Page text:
What Pa said wasn’t true of course. It was recorded that we were homesteading this section, but if we left, all bets were off. We did not own it…yet. But we were not about to move. This was our home, and we were prepared to die defending it if need be.
Somehow, Pa’s Winchester was now casually pointed in their direction, but polite like. One rider twisted in the saddle to see what had become of me, and my rifle was pointed down, but also in their general direction. They was neatly boxed. I was almost as good with a Winchester as Pa, and Pa was the best. For a long moment, nobody moved as both sides calculated their chances. In a few moments, there was going to be dead folks lying around.
“Well, land sake’s Hiram, aren’t you going to offer these nice men a cup of coffee? And there’s fresh baked bread with raspberry jam if they’re hungry.”
Ma was not a pretty woman as such measures go. In fact, I reckon a body would say she was as plain as butter, but when she smiled like she was now smiling up at that Double C bunch, magical things happened. Men doffed their hats, and offered to assist her even when she didn’t need any. Women instantly became her best friend, and children suddenly behaved themselves. And when she smiled at Pa all those years ago, well, he never had a chance.
Them riders all grabbed for their hats, and held them over their hearts, nodding at Ma politely. That wiry man, who we later came to know as Pordy Jones, climbed off his horse and bobbed his bald head at Ma.
“Ma’am, I’d be pleased as April to have a cup of your coffee, and some of that bread and jam. And I’ll be beggin your forgiveness for our poor manners.”
He looked sideways at Pa, who nodded and waved him to a chair on the porch. Pordy turned around and barked at the riders.
“Well, don’t just sit there! Ask the lady if she needful for anything. Then come have some coffee, bread, and jam. And mind your manners, if’n you don’t want your ears pinned back!”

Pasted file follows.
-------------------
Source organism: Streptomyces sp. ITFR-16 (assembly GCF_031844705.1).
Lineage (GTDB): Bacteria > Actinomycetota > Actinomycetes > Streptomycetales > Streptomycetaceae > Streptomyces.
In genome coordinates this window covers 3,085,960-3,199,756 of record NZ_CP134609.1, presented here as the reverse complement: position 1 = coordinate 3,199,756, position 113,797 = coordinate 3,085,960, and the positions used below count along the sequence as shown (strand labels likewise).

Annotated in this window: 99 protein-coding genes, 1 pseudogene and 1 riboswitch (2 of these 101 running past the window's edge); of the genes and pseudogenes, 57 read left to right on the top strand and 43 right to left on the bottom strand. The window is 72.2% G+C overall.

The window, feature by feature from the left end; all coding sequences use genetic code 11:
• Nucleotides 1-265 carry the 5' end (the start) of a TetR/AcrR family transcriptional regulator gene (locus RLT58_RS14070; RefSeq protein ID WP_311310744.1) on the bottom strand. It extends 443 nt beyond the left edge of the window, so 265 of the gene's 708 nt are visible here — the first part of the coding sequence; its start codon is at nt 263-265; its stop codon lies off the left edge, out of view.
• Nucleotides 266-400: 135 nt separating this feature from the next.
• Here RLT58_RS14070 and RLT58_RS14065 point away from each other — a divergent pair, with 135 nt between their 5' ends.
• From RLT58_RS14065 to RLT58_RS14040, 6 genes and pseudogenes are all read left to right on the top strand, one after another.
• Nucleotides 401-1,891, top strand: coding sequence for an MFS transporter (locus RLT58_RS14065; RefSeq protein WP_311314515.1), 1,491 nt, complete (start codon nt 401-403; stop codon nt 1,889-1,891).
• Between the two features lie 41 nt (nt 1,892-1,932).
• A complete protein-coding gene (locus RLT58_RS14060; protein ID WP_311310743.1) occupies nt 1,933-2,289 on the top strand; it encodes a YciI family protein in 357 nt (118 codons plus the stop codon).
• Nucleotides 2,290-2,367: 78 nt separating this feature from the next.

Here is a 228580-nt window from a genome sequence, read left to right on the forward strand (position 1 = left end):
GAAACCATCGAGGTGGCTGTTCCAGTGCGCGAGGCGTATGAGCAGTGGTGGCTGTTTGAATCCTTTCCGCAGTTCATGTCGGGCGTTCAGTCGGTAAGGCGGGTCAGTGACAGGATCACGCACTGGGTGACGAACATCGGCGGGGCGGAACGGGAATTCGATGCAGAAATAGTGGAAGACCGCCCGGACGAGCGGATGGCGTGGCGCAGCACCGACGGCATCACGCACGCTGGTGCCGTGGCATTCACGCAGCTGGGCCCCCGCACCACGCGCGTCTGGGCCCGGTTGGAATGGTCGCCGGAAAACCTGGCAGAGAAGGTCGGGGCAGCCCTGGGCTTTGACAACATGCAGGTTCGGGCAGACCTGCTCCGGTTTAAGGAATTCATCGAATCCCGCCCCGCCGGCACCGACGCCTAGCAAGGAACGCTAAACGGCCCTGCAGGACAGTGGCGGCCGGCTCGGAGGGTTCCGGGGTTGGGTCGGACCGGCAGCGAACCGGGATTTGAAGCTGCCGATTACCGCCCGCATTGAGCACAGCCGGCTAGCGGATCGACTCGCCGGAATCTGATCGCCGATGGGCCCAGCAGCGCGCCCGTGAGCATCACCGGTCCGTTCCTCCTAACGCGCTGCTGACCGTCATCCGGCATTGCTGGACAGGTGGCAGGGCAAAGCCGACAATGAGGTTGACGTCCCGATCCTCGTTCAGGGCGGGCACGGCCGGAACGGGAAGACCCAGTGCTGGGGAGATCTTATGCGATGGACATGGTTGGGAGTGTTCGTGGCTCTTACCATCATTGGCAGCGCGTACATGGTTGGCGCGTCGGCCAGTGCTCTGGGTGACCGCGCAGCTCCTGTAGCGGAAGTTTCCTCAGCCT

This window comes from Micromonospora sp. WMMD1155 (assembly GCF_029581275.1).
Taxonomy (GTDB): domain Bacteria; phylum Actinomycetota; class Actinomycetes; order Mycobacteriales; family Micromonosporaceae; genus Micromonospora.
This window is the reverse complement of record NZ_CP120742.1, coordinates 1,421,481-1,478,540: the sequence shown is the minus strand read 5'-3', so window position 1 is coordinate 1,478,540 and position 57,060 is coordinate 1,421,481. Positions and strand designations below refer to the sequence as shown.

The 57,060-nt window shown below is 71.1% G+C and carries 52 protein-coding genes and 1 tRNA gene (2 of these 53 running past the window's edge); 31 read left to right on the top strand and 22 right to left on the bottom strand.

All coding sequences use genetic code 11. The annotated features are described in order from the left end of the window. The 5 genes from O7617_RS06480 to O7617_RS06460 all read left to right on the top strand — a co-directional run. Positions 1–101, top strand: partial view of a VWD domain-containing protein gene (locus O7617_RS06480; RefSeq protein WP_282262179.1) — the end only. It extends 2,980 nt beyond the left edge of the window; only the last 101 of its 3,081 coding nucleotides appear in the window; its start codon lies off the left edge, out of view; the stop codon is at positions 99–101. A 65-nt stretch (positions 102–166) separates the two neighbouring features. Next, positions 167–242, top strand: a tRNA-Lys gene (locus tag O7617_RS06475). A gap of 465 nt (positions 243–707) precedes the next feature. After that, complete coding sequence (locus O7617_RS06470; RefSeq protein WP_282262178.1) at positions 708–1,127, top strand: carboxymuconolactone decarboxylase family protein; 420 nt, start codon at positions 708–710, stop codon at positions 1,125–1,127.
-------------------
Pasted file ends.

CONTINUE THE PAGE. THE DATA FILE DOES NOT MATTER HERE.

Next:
A few minutes later, Ma had enough cook stove firewood stacked up to last until fall, and the barnyard I’d been aiming to pick up was clean as I’d ever seen it. Then them cowboys set to on that coffee, bread, and jam, so Ma just kept on bringing it as Pa sat smiling on the porch. He winked once at me, and I knew what he meant. We’d have no more trouble from this bunch.
They was saddled up except for Pordy Jones, when he looked at Ma, hat still in hand.
“Do you reckon you could sell me a couple jars of that jam, Missus?”
Ma looked at Pa, sorta startled.
“Well, I suppose I could, but I reckon you can just take it. I’ve never sold any of my jams and jellies.”
Pordy Jones shook his head sadly.
“Ma’am, if you don’t mind my sayin’, you’re thinkin’ all wrong. That’s the best raspberry jam I’ve ever tasted, and folks would be willing to pay a pretty penny for it.”
He looked up at the riders, and they all nodded their confirmation.
“Now if you’ll allow, I’ll pay you for two jars, and don’t you never tell no one what’s in that jam. Keep it to yourself, and I’ll be sending folks to see you.”
Then he looked at Pa.
“Is them there hams and bacon slabs hanging in that smokehouse yonder for sale?”
It was Pa’s turn to be startled.
“Well, yes, I suppose they could be. Yes, of course.”
When Pordy Jones and his crew finally put their hats back on and rode off, they had four slabs of bacon, one ham, and half a dozen jars of Ma’s jelly. Ma and Pa just looked at each other and then commenced to laughing like two little kids. Me and Sally joined in, but we were not too sure what was so funny.